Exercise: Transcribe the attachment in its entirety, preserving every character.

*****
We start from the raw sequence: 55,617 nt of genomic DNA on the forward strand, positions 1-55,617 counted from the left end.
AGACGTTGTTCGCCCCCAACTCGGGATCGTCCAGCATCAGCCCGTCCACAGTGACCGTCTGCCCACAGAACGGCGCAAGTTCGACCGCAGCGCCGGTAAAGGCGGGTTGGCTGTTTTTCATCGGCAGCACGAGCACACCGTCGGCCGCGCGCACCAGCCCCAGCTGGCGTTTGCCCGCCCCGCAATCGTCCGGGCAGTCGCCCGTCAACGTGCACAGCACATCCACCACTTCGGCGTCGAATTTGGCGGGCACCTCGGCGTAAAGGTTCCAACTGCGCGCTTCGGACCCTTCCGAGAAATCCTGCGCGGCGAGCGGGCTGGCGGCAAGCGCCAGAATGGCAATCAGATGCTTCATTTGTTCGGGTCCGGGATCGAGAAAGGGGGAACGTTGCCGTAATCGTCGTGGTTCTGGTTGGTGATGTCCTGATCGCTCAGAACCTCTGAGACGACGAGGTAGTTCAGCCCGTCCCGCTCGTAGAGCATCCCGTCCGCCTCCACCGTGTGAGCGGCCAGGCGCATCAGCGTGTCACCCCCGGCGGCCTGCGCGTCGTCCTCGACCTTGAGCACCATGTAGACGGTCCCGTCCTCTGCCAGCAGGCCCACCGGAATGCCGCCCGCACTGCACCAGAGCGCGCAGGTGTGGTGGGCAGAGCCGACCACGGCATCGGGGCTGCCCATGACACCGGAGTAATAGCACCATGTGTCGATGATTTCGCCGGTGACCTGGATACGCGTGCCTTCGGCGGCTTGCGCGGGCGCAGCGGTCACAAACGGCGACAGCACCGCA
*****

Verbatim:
We start from the raw sequence: 55,617 nt of genomic DNA on the forward strand, positions 1-55,617 counted from the left end.
AGACGTTGTTCGCCCCCAACTCGGGATCGTCCAGCATCAGCCCGTCCACAGTGACCGTCTGCCCACAGAACGGCGCAAGTTCGACCGCAGCGCCGGTAAAGGCGGGTTGGCTGTTTTTCATCGGCAGCACGAGCACACCGTCGGCCGCGCGCACCAGCCCCAGCTGGCGTTTGCCCGCCCCGCAATCGTCCGGGCAGTCGCCCGTCAACGTGCACAGCACATCCACCACTTCGGCGTCGAATTTGGCGGGCACCTCGGCGTAAAGGTTCCAACTGCGCGCTTCGGACCCTTCCGAGAAATCCTGCGCGGCGAGCGGGCTGGCGGCAAGCGCCAGAATGGCAATCAGATGCTTCATTTGTTCGGGTCCGGGATCGAGAAAGGGGGAACGTTGCCGTAATCGTCGTGGTTCTGGTTGGTGATGTCCTGATCGCTCAGAACCTCTGAGACGACGAGGTAGTTCAGCCCGTCCCGCTCGTAGAGCATCCCGTCCGCCTCCACCGTGTGAGCGGCCAGGCGCATCAGCGTGTCACCCCCGGCGGCCTGCGCGTCGTCCTCGACCTTGAGCACCATGTAGACGGTCCCGTCCTCTGCCAGCAGGCCCACCGGAATGCCGCCCGCACTGCACCAGAGCGCGCAGGTGTGGTGGGCAGAGCCGACCACGGCATCGGGGCTGCCCATGACACCGGAGTAATAGCACCATGTGTCGATGATTTCGCCGGTGACCTGGATACGCGTGCCTTCGGCGGCTTGCGCGGGCGCAGCGGTCACAAACGGCGACAGCACCGCA